Evolving technology and how it is driving change across the hazardous waste sector: Simon Delavalle, Chief Technology Officer for Veolia Nuclear Solutions UK tackles this topic in this month's edition of Nuclear Engineering International magazine.
Innovative technology is continuing tochange how we live our lives. From people accessing their smart phones an average of 150 times a day to order groceries and control their finances, to advances in augmented reality and the metaverse, technology is redefining our lives and jobs every day. The hazardous waste industry is no different, and rapid advances in technology and innovative new solutions are reshaping how firms and their service providers are thinking about even the most complex nuclear waste challenges they face. Increasingly, the question is not if technology should be deployed in a specific circumstance; rather, it’s how can the latest technology be utilised to increase efficiency, reduce the lifetime costs associated with addressing a particular waste challenge, and increase worker safety?
The ongoing cleanup of the Fukushima Daiichi Nuclear Power Plant
The site is a great example of how constantly evolving technology is driving significant change in the way operators are thinking about significant hazardous waste projects. Specifically, an ongoing challenge has been to investigate the Primary Containment Vessel at Fukushima reactor number 2 so that damaged fuel and other debris can eventually be removed. The challenges are immense: the environment is highly contaminated, doesn’t permit human access, and is hard to navigate. To tackle this challenge Veolia Nuclear Solutions called on its technology expertise to design a unique and complex robotic system that could be stored in a restrictive volume, deployed through a long and narrow aperture and navigate the unknown obstructed environment of the stricken nuclear reactor.
Designing the robot was just one part of the complex problem they faced. Even in a test situation, such a system can be difficult to operate, let alone in a damaged nuclear reactor. That’s why VNS also included the Retiina™ digital solution, which includes VNS proprietary control software and interface as well as Tree C Technology VR4Robots® digital twin, to operate the robotic system in a planned, controlled and intuitive manner. This digital tool suite enabled VNS not only to plan and record operations before the machine was complete, but also to train the future operators in the exact details of the operating environment they would face at Fukushima. The addition of VNS’s Dexter™system, a force feedback manipulator, allows intuitive operations of all the configuration, import and maintenance tasks required, enabling operators to focus on the task to be accomplished rather than operating a machine. By analysing the challenges faced and understanding which tasks require human capabilities, and which benefit from technological augmentation, VNS was able to create a system tailored specifically to the problem at hand.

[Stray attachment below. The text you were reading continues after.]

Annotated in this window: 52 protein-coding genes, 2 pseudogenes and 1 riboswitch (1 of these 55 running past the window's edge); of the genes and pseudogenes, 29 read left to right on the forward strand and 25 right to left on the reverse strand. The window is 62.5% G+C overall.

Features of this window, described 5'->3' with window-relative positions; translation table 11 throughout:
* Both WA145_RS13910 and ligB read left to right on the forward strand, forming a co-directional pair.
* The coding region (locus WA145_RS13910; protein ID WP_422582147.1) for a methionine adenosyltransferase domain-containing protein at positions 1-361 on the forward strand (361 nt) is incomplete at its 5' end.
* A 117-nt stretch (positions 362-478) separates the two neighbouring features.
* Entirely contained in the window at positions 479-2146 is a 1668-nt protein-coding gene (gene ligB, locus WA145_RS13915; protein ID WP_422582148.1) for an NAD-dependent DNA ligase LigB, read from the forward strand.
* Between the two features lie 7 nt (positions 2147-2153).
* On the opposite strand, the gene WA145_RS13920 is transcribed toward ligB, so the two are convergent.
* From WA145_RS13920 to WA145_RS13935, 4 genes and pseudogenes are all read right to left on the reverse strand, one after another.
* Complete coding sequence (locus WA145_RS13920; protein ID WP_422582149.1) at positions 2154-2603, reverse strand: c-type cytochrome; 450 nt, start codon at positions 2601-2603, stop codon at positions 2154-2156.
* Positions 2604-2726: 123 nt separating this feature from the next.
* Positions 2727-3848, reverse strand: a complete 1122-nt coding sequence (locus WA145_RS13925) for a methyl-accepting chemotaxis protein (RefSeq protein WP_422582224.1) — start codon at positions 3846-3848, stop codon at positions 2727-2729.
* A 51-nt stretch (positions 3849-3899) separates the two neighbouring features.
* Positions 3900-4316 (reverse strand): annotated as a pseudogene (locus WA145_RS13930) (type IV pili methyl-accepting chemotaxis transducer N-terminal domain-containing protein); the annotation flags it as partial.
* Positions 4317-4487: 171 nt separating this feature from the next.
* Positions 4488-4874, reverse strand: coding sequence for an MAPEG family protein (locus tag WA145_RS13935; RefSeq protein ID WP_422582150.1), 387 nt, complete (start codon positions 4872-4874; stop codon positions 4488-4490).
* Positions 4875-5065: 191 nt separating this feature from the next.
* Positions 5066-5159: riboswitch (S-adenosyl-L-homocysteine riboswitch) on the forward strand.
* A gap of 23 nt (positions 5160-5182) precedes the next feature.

A unique pairing of human and machine teaming that harnesses the rapid advances in robotic control and digital twin technologies to allow experienced hazardous waste practitioners to successfully do their jobs more efficiently and safely. That’s not the only area where technology is simplifying the solutions to complex problems. The long-term stabilization and disposition of hazardous waste has been an evergreen challenge for the nuclear waste industry for decades, but technology – specifically vitrification technologies – is allowing operators to rethink how they can approach site remediation and waste disposal.
Simon Delavalle, Chief Technical Officer,
Veolia Nuclear Solutions, UK
Above: Dexter™ in the robotic boom enclosure
Above: Dexter’s digital twin in the Retiina system
Veolia Nuclear Solutions’ GeoMelt® technology has forged a pathway for this new approach. Commercially proven and allowing for the simultaneous processing of a range of radioactive, inorganic and organic waste, and reactive metals, GeoMelt provides scalability, flexibility and scalability, reducing life-cycle costs and reducing worker risk by minimizing handling of waste. Technology can help make the complex simple. In the nuclear waste industry, that increasingly means designing and implementing technologies to improve project efficiencies, keep workers out of harm’s way, and create improved pathways to success. VNS continuously studies the application and integration of emerging technologies toward this vision.
Innovate UK Grant
One of the latest steps is the integration of quickly expanding AI technologies to new systems in innovative ways. For example, VNS has been awarded a Innovate UK grant to develop a first prototype of a human-machine teaming system for nuclear waste sorting, using AI for automation of the bulk of the task and leveraging the unmatched human skills and decision making when required for the most difficult and critical tasks. VNS will be exploring these topics and how to harness technology when approaching the most complex hazardous waste challenges in an upcoming webinar.